"In fact, I look very pale, and ragged, and tattered."
"I am not surprised at that, Miss Armstrong. You must have gone through a terrible time, and I heartily congratulate Sergeant Blunt on the success of his gallant attempt to rescue you."
"Have you heard from my father? How is he?"
"Your father, Miss Armstrong! I have heard nothing about him since I heard from Sergeant Blunt that you had all got safely away after that attack."
"He was in the waggon, sir," Ronald explained; "he was hurt in the fight with the Kaffirs, and Mr. Nolan brought him back in the waggons."
"Oh, I heard he had brought a wounded man with him; but I did not hear the name. Nolan said he had been badly wounded, but the surgeon told me he thought he might get round. I have no doubt that the sight of Miss Armstrong will do him good."
"Perhaps, sir," Ronald said, faintly, "you will let one of the troop ride on with Miss Armstrong at once. I think I must wait for a bit."
"Why, what is it, sergeant?" the lieutenant asked, catching him by the arm, for he saw that he was on the point of falling. "You are wounded, I see; and here am I talking about other things and not thinking of you."
Two of the troop leapt from their horses and laid Ronald down, for he had fainted, overcome partly by the pain and loss of blood, but more by the sudden termination of the heavy strain of the last four days.
"It is only a flesh wound, Miss Armstrong. There is no occasion for fear. He has fainted from loss of blood, and I have no doubt but he will soon be all right again. Johnson, hand your horse over to Miss Armstrong, and do you, Williams, ride over with her to the hospital. We will have Sergeant Blunt in the hospital half an hour after you get there, Miss Armstrong."
"It seems very unkind to leave him," the girl said, "after all he has done for me."
"He will understand it, my dear young lady, and you can see him in the hospital directly you get there."
Mary reluctantly allowed herself to be lifted into the saddle, and rode off with the trooper.
"Now take his jacket and shirt off," the lieutenant said, "it's a nasty rip that he has got. I suppose he was leaning forward in the saddle when the spear touched him. It's lucky it glanced up instead of going through him."
The soldiers removed Ronald's coat. There was no shirt underneath, for he had not waited to put one on when he mounted. The troopers had heard from their comrades, on the return of the escort, that the sergeant had, before starting, got himself up as a native; and they were not therefore surprised, as they otherwise would have been, at his black skin.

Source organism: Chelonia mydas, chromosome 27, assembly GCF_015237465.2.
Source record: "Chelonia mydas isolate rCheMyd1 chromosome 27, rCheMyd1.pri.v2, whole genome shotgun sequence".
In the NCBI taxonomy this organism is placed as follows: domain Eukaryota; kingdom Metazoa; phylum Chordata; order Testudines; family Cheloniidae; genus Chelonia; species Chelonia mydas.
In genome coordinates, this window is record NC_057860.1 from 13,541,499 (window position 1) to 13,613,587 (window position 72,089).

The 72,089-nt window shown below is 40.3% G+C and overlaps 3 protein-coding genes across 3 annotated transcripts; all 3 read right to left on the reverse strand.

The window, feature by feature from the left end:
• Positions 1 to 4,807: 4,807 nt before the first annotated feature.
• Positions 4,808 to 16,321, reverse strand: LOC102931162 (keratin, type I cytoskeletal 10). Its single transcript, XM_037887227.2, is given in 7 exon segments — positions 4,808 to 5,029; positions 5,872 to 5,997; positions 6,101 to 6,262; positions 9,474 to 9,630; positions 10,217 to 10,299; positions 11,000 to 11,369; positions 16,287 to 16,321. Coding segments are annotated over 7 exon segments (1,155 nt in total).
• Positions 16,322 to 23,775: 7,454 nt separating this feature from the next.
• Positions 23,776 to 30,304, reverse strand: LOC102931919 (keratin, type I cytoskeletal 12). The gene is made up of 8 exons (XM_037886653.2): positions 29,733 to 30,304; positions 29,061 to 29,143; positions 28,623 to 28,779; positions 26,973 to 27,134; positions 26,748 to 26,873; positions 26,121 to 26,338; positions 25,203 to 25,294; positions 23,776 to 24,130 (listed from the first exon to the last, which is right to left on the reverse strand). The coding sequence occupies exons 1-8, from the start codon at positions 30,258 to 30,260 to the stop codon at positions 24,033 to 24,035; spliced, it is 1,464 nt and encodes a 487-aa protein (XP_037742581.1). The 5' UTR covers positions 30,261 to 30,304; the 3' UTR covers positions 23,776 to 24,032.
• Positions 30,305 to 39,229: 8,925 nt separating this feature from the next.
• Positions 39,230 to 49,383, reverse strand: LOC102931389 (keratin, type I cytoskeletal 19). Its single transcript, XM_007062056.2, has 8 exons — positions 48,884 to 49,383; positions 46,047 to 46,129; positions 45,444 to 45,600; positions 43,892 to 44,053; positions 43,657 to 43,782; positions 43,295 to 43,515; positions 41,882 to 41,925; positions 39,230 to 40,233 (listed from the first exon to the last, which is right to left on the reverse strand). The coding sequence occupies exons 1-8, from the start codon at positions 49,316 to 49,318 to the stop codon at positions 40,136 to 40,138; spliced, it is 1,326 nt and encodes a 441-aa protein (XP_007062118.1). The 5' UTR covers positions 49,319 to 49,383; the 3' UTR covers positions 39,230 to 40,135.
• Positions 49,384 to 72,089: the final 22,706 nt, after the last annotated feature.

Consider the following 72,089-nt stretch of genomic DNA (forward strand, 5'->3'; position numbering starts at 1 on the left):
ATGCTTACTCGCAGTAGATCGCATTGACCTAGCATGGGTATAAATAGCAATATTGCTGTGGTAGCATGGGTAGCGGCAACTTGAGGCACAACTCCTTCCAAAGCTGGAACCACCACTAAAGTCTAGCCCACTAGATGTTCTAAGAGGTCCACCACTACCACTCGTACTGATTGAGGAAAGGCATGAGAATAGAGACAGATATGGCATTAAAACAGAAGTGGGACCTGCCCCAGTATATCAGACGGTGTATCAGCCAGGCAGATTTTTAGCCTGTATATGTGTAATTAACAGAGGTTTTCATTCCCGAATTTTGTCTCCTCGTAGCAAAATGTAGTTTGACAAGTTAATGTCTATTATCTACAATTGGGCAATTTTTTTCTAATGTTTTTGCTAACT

"Put your hand into the left holster of my saddle," the lieutenant said. "You will find two or three bandages and some lint there; they are things that come in handy for this work. Lay the lint in the gash. That's right. Press it down a little, and put some more in. Now lift him up a bit, while I pass these bandages round his body.
Some brandy and water was poured between Ronald's lips, and he soon opened his eyes.
"Don't move, sergeant, or you will set your wound off bleeding again. We will soon get you comfortably into hospital. Ah, that is the very thing; good men," he broke off, as Kreta and the Fingoes brought up a litter which they had been busy in constructing. "Miss Armstrong has ridden on to the hospital to see her father. She wanted to stop, but I sent her on, so that we could bandage you comfortably."
"I think I can sit a horse now," Ronald said, trying to rise.
"I don't know whether you can or not, sergeant; but you are not going to try. Now, lads, lift him on to the litter."
Kreta and the two troopers lifted him carefully on to the litter; then four of the Fingoes raised it to their shoulders. Another took Ronald's horse, which now limped stiffly, and led it along behind the litter; and with the troop bringing up the rear, the party started for King Williamstown.
As soon as Mary Armstrong reached the hospital, the trooper who had accompanied her took her to the surgeon's quarters. The officer, on hearing that a lady wished to speak to him, at once came out.
"I am Mary Armstrong," the girl said as she slipped down from the horse. "I think my father is here, wounded. He came up in the waggons the day before yesterday, I believe."
"Oh yes, he is here, Miss Armstrong. I had him put in one of the officers' wards that is otherwise empty at present."
"How is he, doctor?"
"Well, I am sorry to say that just at present he is very ill. The wounds are not, I hope, likely to prove fatal, though undoubtedly they are very serious; but he is in a state of high fever – in fact, he is delirious, principally, I think, owing to his anxiety about you, at least so I gathered from the officer who brought him in, for he was already delirious when he arrived here."
"I can go to him, I hope?"
"Certainly you can, Miss Armstrong. Your presence is likely to soothe him. The ward will be entirely at your disposal. I congratulate you most heartily upon getting out of the hands of the Kaffirs. Mr. Nolan told us of the gallant attempt which a sergeant of the Cape Mounted Rifles was going to make to rescue you; but I don't think that any one thought he had the shadow of a chance of success."